Guest Author: Ron Rossi, Vice President of Business Development, IMS
IMS recently presented at the REvolution Chicago 2.0 event hosted by IREM. The panel was moderated by Ron Rossi, VP of Business Development with IMS, and Ron was joined by Laura Dietzel, Senior Manager with RSM US, and Casey Grier, Regional Sales Director with IMS. The panel discussed their outlook on the commercial real estate market as well as technology trends. They also provided a demo of the leading and only complete investor management solution IMS, both on the sponsor side and on the investor side.
A very common question these days is where are we in the real estate cycle. We continually poll our clients and the market, and the results consistently indicate that a majority agrees we are in a hyper supply phase. However, there is some softening in the fundamentals with respect to certain markets and asset classes. Ron pointed out, for example, that it is more granular in the multifamily market where data is showing softening in the class A space, which can be attributed to a tick up in interest rates, construction costs, and the labor market. Laura and Ron discussed how there continues to be interest from investors, despite our position in the cycle. More cash is certainly being allocated to real estate; historically that allocation has been in the 5% range but is now between 15% and 20%. Commercial real estate continues to provide positive and consistent returns.
Even though we are in this hyper supply phase, it is important for real estate operators to ensure that they are positioned for success at any point in the cycle. Ron pointed out that although 94% of companies have a digital roadmap only 48% have developed a digital strategy. However, by leveraging technology, you can enable your team to spend less time on manual back office tasks and focus on doing more deals, optimizing the current portfolio, and engaging with your investors. By embracing technology, you are freeing up time to dedicate back to value-add tasks and execute on a strategy. Further, the industry has seen a shift in investor demographics, and these investors are demanding easy, 24/7 access to their investments, which can only be delivered through technology. Laura wrapped up this topic by walking everyone through some tech trends that RSM is seeing with their clients. They are partnering with software providers to create a tech stack that automates processes and harnesses data to more efficiently run their business. Over at IMS, our clients see opportunity even in a recession and leverage tech to more efficiently deploy capital and to scale their portfolio.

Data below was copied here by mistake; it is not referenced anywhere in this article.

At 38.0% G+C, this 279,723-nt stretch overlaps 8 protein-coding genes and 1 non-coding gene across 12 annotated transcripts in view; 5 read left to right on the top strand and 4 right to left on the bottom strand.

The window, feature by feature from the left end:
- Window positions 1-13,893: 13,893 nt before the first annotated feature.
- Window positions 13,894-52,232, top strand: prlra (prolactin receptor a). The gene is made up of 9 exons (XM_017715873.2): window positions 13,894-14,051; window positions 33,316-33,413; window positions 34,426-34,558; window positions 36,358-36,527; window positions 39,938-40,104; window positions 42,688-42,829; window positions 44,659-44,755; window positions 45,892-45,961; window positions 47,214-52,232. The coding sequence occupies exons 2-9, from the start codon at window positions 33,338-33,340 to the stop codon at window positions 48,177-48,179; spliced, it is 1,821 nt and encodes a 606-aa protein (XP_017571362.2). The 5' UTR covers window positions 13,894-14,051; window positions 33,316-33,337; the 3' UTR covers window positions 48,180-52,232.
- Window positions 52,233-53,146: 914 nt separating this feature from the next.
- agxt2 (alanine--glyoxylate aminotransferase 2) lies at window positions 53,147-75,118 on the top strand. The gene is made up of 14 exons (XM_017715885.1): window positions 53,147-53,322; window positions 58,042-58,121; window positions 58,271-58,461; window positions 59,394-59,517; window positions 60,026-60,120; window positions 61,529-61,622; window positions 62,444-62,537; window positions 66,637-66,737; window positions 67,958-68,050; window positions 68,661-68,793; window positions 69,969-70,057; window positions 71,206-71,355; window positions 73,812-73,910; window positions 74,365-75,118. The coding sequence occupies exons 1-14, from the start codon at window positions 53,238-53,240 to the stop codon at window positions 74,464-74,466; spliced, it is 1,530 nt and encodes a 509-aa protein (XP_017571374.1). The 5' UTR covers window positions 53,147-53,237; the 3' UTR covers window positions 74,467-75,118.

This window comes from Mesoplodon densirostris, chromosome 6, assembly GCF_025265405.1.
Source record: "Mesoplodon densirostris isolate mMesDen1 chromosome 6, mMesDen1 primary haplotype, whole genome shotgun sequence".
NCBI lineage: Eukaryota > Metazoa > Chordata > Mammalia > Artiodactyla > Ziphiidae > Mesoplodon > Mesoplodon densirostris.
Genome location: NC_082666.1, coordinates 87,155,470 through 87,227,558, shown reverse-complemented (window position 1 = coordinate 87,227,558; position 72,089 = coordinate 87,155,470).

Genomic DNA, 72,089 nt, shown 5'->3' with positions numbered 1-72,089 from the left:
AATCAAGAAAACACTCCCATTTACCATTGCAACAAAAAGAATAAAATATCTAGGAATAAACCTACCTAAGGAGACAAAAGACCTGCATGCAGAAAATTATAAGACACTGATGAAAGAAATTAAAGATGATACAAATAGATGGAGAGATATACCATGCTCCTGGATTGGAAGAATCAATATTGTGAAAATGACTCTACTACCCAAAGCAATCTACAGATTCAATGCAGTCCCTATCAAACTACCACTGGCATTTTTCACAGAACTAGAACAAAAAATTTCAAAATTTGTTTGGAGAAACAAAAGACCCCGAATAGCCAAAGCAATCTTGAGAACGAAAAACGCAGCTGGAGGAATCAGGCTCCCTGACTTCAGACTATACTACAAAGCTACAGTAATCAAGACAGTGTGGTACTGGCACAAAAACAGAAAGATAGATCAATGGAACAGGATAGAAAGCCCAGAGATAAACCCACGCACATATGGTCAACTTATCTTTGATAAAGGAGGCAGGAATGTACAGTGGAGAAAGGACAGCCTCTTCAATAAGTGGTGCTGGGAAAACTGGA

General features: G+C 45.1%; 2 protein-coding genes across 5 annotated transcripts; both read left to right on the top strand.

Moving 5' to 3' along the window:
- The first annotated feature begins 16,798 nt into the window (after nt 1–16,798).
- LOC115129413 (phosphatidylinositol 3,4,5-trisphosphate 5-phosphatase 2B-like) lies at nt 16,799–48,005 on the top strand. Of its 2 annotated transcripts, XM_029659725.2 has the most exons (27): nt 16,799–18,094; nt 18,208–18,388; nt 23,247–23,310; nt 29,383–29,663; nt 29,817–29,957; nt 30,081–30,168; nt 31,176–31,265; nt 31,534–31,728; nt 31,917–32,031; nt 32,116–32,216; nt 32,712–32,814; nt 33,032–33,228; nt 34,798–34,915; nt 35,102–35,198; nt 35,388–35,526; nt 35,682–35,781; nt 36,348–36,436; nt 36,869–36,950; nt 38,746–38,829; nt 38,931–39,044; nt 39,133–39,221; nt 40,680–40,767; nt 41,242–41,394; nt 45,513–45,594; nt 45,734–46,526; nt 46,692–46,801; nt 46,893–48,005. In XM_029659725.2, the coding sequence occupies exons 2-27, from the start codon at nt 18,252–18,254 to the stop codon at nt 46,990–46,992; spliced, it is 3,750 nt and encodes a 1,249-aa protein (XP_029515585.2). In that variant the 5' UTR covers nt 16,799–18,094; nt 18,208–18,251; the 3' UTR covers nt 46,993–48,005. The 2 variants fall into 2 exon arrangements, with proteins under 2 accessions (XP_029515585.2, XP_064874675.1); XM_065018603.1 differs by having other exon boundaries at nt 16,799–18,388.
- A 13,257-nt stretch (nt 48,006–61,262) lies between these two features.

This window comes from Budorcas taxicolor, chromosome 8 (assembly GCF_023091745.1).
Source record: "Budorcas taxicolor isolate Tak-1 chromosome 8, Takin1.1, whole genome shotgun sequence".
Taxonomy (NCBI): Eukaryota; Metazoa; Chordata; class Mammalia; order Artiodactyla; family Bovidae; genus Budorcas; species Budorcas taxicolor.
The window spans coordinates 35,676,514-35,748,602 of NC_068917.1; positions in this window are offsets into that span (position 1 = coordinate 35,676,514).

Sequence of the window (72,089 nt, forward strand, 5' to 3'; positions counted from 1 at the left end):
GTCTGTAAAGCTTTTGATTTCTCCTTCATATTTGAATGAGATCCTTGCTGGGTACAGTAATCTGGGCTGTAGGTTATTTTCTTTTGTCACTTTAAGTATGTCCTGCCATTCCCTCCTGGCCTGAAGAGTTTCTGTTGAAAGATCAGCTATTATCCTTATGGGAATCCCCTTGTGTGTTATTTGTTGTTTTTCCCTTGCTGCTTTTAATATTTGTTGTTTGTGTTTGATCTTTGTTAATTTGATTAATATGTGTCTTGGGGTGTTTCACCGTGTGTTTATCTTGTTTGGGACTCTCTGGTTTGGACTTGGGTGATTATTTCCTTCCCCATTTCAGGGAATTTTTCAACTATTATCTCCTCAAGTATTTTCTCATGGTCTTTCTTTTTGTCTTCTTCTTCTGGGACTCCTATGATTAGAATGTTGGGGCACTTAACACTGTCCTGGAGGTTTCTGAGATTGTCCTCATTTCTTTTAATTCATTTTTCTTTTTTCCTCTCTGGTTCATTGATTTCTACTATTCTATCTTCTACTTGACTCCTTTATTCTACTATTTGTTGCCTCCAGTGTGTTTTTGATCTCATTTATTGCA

With the stage set, Casey took the time to share a real-time demo of the IMS application and to answer questions from the crowd. He presented the sponsor side, which is where the real estate team works. It encompasses a portfolio overview to track the performance of an entire portfolio as well as each individual asset. The CRM enables the sponsor to better facilitate communication to their investors and perspective investors through individual and bulk email campaigns, as well as offers a task manager. Clients can see the full capital structure and org chart for all entities and individuals across every deal. IMS also has a proprietary cashflow model that takes the place of all of those Excel files by calculating and running complex waterfalls and investor distributions. Investor statements are built within IMS and delivered to their investors through the investor-facing portal. In this portal, which is accessed through a web browser or the mobile app, investors have real time, on-demand access to their investments including performance history and metrics, documents, and new investment opportunities.
Lastly, the panel discussed what’s next in the industry. As the digital disruption continues, Laura emphasized the need for awareness when it comes to security and privacy. “Data breaches are happening more and more, and the cost in penalties alone can be in the tens of millions or even in the billions,” said Laura. There are three waves that need to be considered when ensuring data is protected. The first is traditional security: defend your company’s physical data, crown jewels, and on-premise devices. The second is cloud, IoT and perimeter: defend your company’s cloud data and digital devices. The third is privacy: defend the individuals’ personal data, which is likely millions of records and data points.